Jonny Quest (also known as The Adventures of Jonny Quest) is an American animated science fictionadventure television series about a boy who accompanies his scientist father on extraordinary adventures. It was produced by Hanna-Barbera Productions for Screen Gems, and was created and designed by comic book artist Doug Wildey.
Inspired by radio serials and comics in the action-adventure genre, it featured more realistic art, human characters, and stories than Hanna-Barbera’s previous cartoon programs. It was the first of several Hanna-Barbera action-based adventure shows—which would later include Space Ghost, The Herculoids, and Birdman and the Galaxy Trio—and ran on ABC in prime time on early Friday nights for one season in 1964/1965.
After 20 years of reruns, during which time the series appeared on all three major U.S. television networks of the time, new episodes were produced for syndication in 1986 as part of The Funtastic World of Hanna-Barbera‘s second season. Two telefilms, a comic book series, and a second revival series, The Real Adventures of Jonny Quest, were produced in the 1990s. Characters from the series also appear throughout The Venture Bros.
Comic book artist Doug Wildey, after having worked on Cambria Productions‘ 1962 animatedtelevision seriesSpace Angel, found work at the Hanna-Barbera studio, which asked him to design a series starring the radio drama adventure character Jack Armstrong, the All-American Boy.
Wildey wrote and drew a presentation, using such magazines as Popular Science, Popular Mechanics, and Science Digest “to project what would be happening 10 years hence”, and devising or fancifully updating such devices as a “snowskimmer” and hydrofoils. When Hanna-Barbera could not or would not obtain the rights to Jack Armstrong, the studio had Wildey rework the concept. Wildey said he “went home and wrote Jonny Quest that night—which was not that tough.” For inspiration he drew on Jackie Cooper and Frankie Darrow movies, Milton Caniff‘s comic stripTerry and the Pirates, and, at the behest of Hanna-Barbera, the James Bond movie Dr. No. As Wildey described in 1986, producer Joe Barbera had seen that first film about the English superspy “and wanted to get in stuff like ‘007’ numbers. Which we included, by the way, in the first [episode of] Jonny Quest. It was called ‘Jonny Quest File 037’ or something. We dropped that later; it didn’t work. But that was his father’s code name as he worked for the government as a scientist and that kind of thing.” Hanna-Barbera refused to give him a “created by” credit, Wildey said, and he and studio “finally arrived on ‘based on an idea created by’, and that was my credit.”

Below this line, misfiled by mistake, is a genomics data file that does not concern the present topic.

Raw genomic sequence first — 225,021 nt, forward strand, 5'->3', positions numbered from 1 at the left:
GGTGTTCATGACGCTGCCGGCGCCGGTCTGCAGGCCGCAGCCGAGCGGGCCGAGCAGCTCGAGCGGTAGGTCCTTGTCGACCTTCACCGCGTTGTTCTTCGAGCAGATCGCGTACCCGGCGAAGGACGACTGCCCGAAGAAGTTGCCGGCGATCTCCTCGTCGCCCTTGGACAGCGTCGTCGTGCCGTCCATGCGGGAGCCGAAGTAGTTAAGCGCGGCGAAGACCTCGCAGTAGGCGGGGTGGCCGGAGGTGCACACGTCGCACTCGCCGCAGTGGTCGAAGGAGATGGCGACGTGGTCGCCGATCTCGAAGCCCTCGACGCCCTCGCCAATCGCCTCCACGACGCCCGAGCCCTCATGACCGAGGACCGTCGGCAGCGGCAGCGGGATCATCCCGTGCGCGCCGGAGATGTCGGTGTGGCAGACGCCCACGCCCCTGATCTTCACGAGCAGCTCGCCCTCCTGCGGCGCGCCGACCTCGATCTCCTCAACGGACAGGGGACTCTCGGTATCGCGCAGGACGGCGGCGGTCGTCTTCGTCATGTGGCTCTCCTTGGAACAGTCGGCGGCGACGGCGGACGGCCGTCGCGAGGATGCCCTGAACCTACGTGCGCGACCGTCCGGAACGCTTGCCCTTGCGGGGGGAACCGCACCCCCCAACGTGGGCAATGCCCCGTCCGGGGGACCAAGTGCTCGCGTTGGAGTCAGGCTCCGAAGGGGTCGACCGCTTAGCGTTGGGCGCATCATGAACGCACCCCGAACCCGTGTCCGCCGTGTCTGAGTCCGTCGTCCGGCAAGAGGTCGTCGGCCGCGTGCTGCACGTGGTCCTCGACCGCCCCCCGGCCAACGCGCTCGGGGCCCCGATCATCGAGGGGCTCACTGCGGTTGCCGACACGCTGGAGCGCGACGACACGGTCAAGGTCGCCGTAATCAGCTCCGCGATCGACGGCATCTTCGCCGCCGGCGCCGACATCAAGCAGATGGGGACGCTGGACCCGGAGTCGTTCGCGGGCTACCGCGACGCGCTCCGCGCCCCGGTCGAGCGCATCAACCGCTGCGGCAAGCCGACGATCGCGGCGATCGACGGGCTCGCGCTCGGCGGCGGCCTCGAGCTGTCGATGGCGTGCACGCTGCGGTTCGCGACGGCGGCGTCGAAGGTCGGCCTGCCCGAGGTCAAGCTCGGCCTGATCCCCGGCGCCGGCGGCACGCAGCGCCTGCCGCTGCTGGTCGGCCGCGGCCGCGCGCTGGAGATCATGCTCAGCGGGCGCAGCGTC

Wildey’s designs on Jonny Quest gave a cartoon a distinctive look, with its heavy blacks [i.e. shading and shadow] and its Caniff-inspired characters. … The show was an action/adventure story involving the feature’s namesake, an 11-year-old boy. The cast of characters included Jonny’s kid sidekick, named Hadji, Jonny’s globetrotting scientist dad … and the group’s handsome bodyguard, secret agent Race Bannon, who looks as if he stepped out of the pages of [Caniff’s comic strip] Steve Canyon. … The look of Jonny Quest was unlike any other cartoon television show of the time, with its colorful backgrounds, and its focus on the characters with their jet packs, hydrofoils, and lasers. Wildey would work on other animation projects, but it was with his work on Jonny Quest that he reached his widest audience, bringing a comic book sense of design and style to television cartoons.
Although they do not appear in any episode, scenes from the Jack Armstrong test film were incorporated into the Jonny Quest closing credits. They are the scenes of Jack Armstrong and Billy Fairfield escaping from African warriors by hovercraft. The test sequence and a number of drawings and storyboards by Wildey were used to sell the series to ABC and sponsors.
The show’s working titles were The Saga of Chip Baloo, which Wildey said “wasn’t really serious, but that was it for the beginning”, and Quest File 037. The name Quest was selected from a phone book, for its adventurous implications.